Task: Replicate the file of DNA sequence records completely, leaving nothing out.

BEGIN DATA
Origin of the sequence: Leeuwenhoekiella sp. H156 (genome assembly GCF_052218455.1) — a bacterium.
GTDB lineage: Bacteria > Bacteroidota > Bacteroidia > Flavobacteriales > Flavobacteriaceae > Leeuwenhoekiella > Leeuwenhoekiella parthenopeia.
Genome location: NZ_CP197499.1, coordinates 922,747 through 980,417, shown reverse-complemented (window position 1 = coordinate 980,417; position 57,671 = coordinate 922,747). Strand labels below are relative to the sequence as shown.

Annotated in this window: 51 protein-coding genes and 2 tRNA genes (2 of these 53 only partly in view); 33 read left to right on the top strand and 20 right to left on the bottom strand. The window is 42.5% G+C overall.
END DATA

Origin of the sequence: Leeuwenhoekiella sp. H156 (genome assembly GCF_052218455.1) — a bacterium.
GTDB lineage: Bacteria > Bacteroidota > Bacteroidia > Flavobacteriales > Flavobacteriaceae > Leeuwenhoekiella > Leeuwenhoekiella parthenopeia.
Genome location: NZ_CP197499.1, coordinates 922,747 through 980,417, shown reverse-complemented (window position 1 = coordinate 980,417; position 57,671 = coordinate 922,747). Strand labels below are relative to the sequence as shown.

Annotated in this window: 51 protein-coding genes and 2 tRNA genes (2 of these 53 only partly in view); 33 read left to right on the top strand and 20 right to left on the bottom strand. The window is 42.5% G+C overall.